Think Drunk People Can't Teach Us Anything? Wrong!
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Think Drunk People Can’t Teach Us Anything? Wrong!


Drunk people

This post was originally posted on December 17, 2015.

By the time you’ve been sober for at least a year, chances are you’ve crossed paths with a person who’s completely obliterated. It’s an eye-opening experience to witness the nuisance that is a severely drunk human when you don’t drink. In the old days, when all our friends were wasted, they seemed normal because we saw them through equally drunk eyes. 

The behavior of a drunk person is anything but normal, however there are some things we can learn from drunk people.

Being a Fly on the Wall

Recently, Christopher Post wrote an article that appeared in HuffPo called “15 Things I’ve Learned Being the Only Sober Person in the Room.” With a physical allergy to alcohol that manifests in hives and an inability to breathe, Post can’t tolerate even one sip of booze.

His observations about drunk friends are both funny and tragic and they remind us why it’s great that we’re off the sauce. It doesn’t just destroy our lives and increase our chances of premature death—you also run the risk of making a huge ass out of yourself…often without any memory. And you run that risk even if you’re a normal drinker who overdid it at a wedding or on New Years.

Shut the [email protected]#k Up!

The first thing Post learned (at least it comes in at #1 on his list) is “Drunk People are Loud.” He writes:

Apparently, drinking is like sitting on the TV remote’s volume up button, except drunk people are the TV and I can’t find the remote. One friend not only starts to shout after a few, but he also won’t stop talking and cursing. Normally I wouldn’t mind—I mean, my conversations are littered with expletives—but when it’s two in the morning, and I’m sober and tired, it wears thin quick.

I’ve run across these people in sobriety, but I do have to say I have a decent measure of tolerance—to a point. It’s hard to be judgmental knowing I used to be that obnoxious. But there’s a point where, as Post says, it’s two in the morning and you’re tired and you just can’t hack it for one more second.

Number eight on his list falls into this theme: “You never know when an overserved person will trap you in conversation”.

After a night of drinking, one friend gleefully conversed with a woman across the bar about the virtues of soup—for an hour.

Maybe if you live in Alaska or Scandinavia or Maine, soup is a vital part of a diet that helps ward off pneumonia in the brutal winters, but is it virtuous? Hardly. That’s drunken nonsense.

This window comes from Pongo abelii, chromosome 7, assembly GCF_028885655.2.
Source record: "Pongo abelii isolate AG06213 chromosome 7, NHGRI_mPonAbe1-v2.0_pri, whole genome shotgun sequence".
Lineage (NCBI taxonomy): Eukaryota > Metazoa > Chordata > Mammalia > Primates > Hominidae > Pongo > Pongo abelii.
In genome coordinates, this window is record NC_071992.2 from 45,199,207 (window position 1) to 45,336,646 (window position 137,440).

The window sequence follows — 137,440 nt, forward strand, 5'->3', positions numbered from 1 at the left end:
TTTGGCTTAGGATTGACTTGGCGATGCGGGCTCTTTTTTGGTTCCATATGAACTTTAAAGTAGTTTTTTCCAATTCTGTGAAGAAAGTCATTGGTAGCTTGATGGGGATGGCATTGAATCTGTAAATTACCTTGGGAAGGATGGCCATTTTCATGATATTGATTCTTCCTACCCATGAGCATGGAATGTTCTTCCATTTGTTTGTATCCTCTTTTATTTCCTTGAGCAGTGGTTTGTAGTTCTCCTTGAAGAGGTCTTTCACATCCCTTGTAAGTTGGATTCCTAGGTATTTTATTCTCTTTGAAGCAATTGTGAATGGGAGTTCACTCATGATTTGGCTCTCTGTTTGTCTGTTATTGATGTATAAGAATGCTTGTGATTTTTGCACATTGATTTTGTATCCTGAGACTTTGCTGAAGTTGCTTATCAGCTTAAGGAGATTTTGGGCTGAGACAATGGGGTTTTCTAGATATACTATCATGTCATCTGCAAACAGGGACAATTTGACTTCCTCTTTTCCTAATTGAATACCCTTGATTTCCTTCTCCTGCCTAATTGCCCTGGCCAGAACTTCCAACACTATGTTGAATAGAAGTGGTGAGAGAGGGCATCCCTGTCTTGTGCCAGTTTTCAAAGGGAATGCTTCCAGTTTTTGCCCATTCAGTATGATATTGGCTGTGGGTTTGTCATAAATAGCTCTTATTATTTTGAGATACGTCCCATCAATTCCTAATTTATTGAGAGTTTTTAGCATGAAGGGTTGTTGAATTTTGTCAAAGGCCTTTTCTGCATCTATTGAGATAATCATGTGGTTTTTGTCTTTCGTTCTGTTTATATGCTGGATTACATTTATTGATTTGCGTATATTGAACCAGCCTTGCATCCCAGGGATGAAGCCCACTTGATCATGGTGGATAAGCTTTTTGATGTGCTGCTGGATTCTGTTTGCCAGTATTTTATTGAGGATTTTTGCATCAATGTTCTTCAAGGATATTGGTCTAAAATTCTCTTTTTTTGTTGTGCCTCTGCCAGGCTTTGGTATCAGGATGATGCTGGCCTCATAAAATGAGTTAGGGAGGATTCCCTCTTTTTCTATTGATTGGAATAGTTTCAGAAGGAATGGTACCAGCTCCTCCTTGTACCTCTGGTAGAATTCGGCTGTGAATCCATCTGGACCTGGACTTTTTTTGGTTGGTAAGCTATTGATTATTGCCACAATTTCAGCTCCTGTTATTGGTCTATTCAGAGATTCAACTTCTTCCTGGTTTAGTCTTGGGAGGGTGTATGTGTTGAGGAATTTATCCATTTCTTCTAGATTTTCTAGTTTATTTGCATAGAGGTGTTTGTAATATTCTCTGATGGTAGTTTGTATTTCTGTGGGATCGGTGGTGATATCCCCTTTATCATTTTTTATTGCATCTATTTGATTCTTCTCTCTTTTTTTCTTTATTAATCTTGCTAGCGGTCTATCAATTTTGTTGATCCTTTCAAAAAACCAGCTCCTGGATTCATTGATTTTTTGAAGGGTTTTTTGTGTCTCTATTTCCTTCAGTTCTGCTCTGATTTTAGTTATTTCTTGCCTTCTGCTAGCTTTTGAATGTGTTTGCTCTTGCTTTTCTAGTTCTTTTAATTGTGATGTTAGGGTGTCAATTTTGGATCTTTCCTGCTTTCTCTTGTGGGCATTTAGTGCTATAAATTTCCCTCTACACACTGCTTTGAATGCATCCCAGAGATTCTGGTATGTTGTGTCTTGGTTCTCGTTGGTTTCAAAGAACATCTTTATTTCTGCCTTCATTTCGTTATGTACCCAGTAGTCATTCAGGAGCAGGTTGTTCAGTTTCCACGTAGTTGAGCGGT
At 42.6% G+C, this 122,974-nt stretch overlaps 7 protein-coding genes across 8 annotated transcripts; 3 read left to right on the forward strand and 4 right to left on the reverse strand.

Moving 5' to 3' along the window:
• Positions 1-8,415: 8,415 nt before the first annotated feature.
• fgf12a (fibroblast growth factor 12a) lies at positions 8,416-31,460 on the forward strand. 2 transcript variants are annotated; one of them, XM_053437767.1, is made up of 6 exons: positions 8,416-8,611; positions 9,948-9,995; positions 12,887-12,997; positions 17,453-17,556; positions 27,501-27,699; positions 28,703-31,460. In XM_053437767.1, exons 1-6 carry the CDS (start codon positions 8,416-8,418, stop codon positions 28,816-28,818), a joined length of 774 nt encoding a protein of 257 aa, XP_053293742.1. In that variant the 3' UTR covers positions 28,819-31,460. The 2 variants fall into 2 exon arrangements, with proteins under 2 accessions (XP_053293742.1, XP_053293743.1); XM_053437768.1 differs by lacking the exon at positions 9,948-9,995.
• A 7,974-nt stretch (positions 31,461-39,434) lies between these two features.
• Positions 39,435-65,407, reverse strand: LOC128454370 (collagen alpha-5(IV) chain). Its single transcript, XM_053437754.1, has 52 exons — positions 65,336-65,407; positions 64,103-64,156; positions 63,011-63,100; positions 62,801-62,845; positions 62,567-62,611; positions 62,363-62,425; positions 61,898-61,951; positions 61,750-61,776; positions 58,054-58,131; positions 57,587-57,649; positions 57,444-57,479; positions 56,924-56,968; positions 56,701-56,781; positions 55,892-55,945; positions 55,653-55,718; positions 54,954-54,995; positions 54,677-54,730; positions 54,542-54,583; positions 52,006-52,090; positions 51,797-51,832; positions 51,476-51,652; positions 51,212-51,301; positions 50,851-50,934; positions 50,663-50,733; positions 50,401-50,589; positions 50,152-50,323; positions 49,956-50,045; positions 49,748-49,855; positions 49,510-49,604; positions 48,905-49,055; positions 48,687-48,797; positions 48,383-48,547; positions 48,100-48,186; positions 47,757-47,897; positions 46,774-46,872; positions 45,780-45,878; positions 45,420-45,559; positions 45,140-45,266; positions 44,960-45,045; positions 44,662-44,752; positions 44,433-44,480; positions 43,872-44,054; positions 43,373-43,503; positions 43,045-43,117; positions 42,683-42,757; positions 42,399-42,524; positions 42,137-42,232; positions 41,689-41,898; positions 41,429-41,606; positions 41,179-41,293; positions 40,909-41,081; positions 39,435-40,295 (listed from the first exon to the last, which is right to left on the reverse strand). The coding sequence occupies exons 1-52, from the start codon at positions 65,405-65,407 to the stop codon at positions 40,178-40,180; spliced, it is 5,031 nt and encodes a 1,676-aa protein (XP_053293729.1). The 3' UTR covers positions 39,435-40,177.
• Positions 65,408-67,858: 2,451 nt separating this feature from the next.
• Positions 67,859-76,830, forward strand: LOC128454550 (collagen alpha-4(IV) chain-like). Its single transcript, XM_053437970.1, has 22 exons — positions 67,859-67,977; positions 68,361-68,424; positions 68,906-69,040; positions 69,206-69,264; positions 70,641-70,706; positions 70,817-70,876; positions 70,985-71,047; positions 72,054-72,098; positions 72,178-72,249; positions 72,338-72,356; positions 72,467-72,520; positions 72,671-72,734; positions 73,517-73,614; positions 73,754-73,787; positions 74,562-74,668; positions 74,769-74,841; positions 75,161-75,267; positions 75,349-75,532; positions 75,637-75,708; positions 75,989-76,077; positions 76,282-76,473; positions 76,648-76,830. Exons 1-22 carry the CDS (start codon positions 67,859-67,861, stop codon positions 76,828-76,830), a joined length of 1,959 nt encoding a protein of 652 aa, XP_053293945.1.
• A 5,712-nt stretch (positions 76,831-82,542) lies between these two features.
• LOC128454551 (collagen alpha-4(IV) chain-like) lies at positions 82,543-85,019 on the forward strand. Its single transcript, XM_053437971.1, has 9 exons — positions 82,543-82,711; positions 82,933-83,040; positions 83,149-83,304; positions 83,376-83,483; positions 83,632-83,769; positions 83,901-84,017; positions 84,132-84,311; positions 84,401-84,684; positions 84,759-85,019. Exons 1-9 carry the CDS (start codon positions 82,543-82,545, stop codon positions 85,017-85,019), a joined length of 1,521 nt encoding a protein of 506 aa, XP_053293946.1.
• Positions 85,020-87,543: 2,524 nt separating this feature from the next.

Too Much Information

The other theme running through many of Post’s observations is that drunk people over share. They expose their deepest hurts and dirtiest secrets. One shot of whiskey will tear down the walls surrounding a normally reticent, shy or guarded person.

“Ugh, drunks love to get all Dr. Phil on their relationship issues” made number 13 on his list.
This one is breaks my heart. Friends let all of their pent up, hidden relationship problems bubble to the surface after a night of drinking, and despondently recount the end of a union everyone thought was rock solid to the guy that is actually in a state of mind to absorb just what it is they’re saying.

There’s also number eleven “Guess what? This drunk hates [insert person here]”.
Yes, my drunk friend here hates [insert person here]. I know because there’s always some drunk friend that says it any time she’s had a couple of margaritas. However, I am the only person that ever remembers she said it.

You Spot It, You Got It

Though Post throws much levity into his piece, when sober people see how drunks act it’s a chilling experience. For me, memories of my atrocious behavior surface. Like the time I droned on and on (and on) to people in a drunken stupor about the plot of my novel at a Christmas party. Or when I was so excited that “DARE” by Gorillaz boomed on the dance floor at one of my favorite clubs I threw my glass on the ground intentionally and it shattered everywhere.

No. Our behavior wasn’t funny or cute—it was mostly pathetic, immature and boring. Unless of course, other drunk people were watching.

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About Author

Tracy Chabala is a freelance writer for many publications including the LA Times, LA Weekly, Smashd, VICE and Salon. She writes mostly about food, technology and culture, in addition to addiction and mental health. She holds a Master's in Professional Writing from USC and is finishing up her novel.